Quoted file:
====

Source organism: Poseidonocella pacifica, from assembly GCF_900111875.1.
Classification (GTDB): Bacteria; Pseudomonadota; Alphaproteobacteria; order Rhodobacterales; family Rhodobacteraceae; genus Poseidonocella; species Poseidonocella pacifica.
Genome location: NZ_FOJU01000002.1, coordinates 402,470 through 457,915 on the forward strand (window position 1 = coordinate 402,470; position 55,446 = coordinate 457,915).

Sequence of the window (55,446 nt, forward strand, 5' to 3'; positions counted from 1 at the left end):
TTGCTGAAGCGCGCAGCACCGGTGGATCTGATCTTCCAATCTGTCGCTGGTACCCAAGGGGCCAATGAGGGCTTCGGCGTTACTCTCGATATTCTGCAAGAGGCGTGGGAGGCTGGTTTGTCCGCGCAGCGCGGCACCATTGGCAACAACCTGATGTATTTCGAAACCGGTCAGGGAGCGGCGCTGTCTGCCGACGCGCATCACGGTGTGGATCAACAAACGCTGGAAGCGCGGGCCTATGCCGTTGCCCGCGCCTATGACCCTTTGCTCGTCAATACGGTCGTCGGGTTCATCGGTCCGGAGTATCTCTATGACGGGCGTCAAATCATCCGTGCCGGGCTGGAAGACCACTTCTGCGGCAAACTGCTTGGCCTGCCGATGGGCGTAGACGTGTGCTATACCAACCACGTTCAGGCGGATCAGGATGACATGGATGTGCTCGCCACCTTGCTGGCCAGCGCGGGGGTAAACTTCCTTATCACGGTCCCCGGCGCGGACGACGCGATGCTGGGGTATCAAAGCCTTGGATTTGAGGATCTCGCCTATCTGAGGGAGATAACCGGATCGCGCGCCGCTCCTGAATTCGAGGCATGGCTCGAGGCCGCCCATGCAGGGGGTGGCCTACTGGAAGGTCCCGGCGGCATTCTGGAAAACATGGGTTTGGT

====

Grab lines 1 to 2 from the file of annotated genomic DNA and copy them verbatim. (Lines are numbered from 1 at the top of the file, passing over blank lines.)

Source organism: Poseidonocella pacifica, from assembly GCF_900111875.1.
Classification (GTDB): Bacteria; Pseudomonadota; Alphaproteobacteria; order Rhodobacterales; family Rhodobacteraceae; genus Poseidonocella; species Poseidonocella pacifica.